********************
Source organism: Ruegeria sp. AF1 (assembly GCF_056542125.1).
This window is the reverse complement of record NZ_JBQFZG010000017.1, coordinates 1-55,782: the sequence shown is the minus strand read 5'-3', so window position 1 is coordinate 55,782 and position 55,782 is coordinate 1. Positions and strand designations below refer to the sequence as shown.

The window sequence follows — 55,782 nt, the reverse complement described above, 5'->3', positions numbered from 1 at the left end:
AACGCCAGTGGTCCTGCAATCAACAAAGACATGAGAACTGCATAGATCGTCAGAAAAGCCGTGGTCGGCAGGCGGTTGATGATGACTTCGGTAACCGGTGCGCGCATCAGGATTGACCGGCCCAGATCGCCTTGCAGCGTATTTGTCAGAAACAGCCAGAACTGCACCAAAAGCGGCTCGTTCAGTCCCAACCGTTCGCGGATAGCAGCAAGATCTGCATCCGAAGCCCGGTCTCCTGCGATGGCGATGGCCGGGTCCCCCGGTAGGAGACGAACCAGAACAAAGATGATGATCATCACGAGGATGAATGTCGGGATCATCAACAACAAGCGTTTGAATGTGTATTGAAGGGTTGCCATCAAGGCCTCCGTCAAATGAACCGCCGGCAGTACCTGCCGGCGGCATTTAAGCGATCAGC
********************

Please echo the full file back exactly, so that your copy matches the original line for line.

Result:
Source organism: Ruegeria sp. AF1 (assembly GCF_056542125.1).
This window is the reverse complement of record NZ_JBQFZG010000017.1, coordinates 1-55,782: the sequence shown is the minus strand read 5'-3', so window position 1 is coordinate 55,782 and position 55,782 is coordinate 1. Positions and strand designations below refer to the sequence as shown.

The window sequence follows — 55,782 nt, the reverse complement described above, 5'->3', positions numbered from 1 at the left end:
AACGCCAGTGGTCCTGCAATCAACAAAGACATGAGAACTGCATAGATCGTCAGAAAAGCCGTGGTCGGCAGGCGGTTGATGATGACTTCGGTAACCGGTGCGCGCATCAGGATTGACCGGCCCAGATCGCCTTGCAGCGTATTTGTCAGAAACAGCCAGAACTGCACCAAAAGCGGCTCGTTCAGTCCCAACCGTTCGCGGATAGCAGCAAGATCTGCATCCGAAGCCCGGTCTCCTGCGATGGCGATGGCCGGGTCCCCCGGTAGGAGACGAACCAGAACAAAGATGATGATCATCACGAGGATGAATGTCGGGATCATCAACAACAAGCGTTTGAATGTGTATTGAAGGGTTGCCATCAAGGCCTCCGTCAAATGAACCGCCGGCAGTACCTGCCGGCGGCATTTAAGCGATCAGC